If there is one city, outside of Europe and within India, that is super-connected by the trains, it has to be Mumbai! People can get to any god forsaken part of this city by using trains. It is pretty incredible how even less populous parts of Mumbai can be accessed through the simple use of trains.
As I have been traveling by trains a lot, because it is the fastest way to get to any part of Mumbai, I have become more and more intrigued by the fact that the trains in Mumbai have a life of their own. I am sure this phenomena has been written about and explored a multitude times before, and I am going to also add my two cents to it, along with some pictures that I have taken over the last few months.
I have seen several bizarre and unusual situations on the local trains right from eunuchs coming in and asking for money, to invalids (they’re most likely not) contorting their bodies in all shapes and forms, to people selling all kinds of things like eatables, jewelery, phone covers, TV and microwave covers, and hair accessories, to people balancing tons of stuff on their heads and backs while trying to get on and off the train. Below are a couple of images of a lady transporting aluminium and steel vessels on her head and back, while also carrying her baby in her arms:
Here is another picture of the lady getting ready to disembark the train.
In this picture, her baby is sitting at the entrance of the train in anticipation of being picked up by her mother later as she balances all her wares across and over her body (picture is a little blurry from the moving train):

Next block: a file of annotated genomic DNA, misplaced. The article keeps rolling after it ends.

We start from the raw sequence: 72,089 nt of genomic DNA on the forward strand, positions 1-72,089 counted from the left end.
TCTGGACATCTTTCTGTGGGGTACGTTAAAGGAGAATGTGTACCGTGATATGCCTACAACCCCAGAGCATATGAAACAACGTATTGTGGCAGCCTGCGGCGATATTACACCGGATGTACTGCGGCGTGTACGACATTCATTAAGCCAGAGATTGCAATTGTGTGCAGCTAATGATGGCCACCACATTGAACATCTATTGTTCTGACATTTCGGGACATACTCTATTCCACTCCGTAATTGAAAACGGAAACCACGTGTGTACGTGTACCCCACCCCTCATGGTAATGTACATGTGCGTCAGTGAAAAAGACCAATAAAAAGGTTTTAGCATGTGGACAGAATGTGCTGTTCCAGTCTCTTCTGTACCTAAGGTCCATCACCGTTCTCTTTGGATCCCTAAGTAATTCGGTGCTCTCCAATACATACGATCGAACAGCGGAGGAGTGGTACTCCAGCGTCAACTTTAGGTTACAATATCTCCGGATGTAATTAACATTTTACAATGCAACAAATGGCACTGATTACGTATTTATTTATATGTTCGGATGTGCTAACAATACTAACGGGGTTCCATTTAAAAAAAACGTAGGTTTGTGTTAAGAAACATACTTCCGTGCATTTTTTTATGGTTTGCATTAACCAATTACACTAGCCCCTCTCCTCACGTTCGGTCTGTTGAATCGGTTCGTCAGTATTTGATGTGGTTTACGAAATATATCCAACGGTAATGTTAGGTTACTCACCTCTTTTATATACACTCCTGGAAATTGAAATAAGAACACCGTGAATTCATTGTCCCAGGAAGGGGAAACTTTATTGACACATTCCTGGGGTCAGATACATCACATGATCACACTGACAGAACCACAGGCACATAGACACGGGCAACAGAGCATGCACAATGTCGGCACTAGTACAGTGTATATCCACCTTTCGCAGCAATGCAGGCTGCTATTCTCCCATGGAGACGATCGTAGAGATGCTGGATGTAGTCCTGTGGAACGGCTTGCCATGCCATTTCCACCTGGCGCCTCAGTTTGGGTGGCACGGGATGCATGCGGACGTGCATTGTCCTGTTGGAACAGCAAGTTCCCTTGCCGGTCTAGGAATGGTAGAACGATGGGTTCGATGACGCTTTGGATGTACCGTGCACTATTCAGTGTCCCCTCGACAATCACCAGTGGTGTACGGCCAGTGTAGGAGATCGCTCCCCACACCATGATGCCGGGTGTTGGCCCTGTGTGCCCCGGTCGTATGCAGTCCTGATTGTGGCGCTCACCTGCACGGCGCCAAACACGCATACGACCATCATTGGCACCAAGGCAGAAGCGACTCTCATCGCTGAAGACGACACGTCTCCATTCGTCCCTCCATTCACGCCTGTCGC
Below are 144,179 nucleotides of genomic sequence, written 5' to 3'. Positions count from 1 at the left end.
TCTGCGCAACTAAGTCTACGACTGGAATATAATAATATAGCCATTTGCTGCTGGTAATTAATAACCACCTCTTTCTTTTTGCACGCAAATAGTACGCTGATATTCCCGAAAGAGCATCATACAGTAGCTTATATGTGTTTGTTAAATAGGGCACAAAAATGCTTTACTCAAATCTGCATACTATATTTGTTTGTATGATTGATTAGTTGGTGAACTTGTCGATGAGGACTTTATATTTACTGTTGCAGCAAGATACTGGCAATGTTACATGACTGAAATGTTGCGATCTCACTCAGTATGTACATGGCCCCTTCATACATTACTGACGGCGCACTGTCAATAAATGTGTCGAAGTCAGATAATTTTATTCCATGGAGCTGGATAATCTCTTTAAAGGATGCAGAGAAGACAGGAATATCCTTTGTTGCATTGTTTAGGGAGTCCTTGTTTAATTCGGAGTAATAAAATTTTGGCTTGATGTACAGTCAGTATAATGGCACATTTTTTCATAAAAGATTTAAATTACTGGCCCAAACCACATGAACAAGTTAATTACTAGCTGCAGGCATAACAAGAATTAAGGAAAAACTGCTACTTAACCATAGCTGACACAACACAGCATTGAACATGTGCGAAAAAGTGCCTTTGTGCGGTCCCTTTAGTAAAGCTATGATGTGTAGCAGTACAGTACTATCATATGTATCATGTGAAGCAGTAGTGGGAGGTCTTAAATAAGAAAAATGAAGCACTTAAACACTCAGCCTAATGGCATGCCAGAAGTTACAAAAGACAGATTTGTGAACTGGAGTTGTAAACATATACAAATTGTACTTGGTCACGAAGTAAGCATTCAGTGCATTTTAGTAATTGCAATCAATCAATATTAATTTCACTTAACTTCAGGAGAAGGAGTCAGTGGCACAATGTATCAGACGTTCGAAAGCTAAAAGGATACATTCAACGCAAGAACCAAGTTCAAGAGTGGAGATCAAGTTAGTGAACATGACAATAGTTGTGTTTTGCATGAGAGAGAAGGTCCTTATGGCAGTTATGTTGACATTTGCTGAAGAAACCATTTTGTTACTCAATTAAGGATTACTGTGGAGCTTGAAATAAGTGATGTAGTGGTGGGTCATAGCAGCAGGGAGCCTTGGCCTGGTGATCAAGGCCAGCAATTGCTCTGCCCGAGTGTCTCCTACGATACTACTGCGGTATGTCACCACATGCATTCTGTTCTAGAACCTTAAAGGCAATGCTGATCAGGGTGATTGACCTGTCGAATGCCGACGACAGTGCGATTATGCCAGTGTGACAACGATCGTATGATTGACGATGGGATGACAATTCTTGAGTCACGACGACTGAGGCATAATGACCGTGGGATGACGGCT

The number of people that sell and buy goods in these compartments are incredible. It is also a lot of fun bargaining with the sellers, as well as watching how some of the passengers respond to the kinds of goodies that are being sold on board. This afternoon, my eyes lit up, as I saw a young boy walk through the compartment with an assortment of glass and metallic bangles, and earrings and necklaces. Feast your eyes on these goodies:
The Mumbai local trains certainly have a life of its own. In peak hours, you have to fight for a place in the compartment and be vary of people stepping on your toes or pushing you out of the train when you have not yet reached your destination (the sheer force of the crowd can land you much further than your intended destination sometimes). Sometimes, you will even hear folk singers and religious singers sing their way through their journey, mostly to my displeasure, because it is pretty stressful as it is with getting on and being in a crowded train. I could go on and share more observations regarding the train culture in Mumbai, but I will end with this last observation: of people crossing train tracks to get from one side of the station to another (from East to West and vice verse). It is not uncommon for men, women, and children to cross the railway tracks to get to the other side, despite the fact that there is a bridge that connects one side to another, and despite the reality that a train could be just around the corner. It is also not uncommon for hundreds of people a year to die from these fatal crossings. Here is first hand evidence of several people walking on and crossing the train tracks:
Sigmund Freud, the father of psychology, talked about the “Eros” or the life instinct and the “Thanatos” or the death instinct. I guess we all know which instinct these guys are following!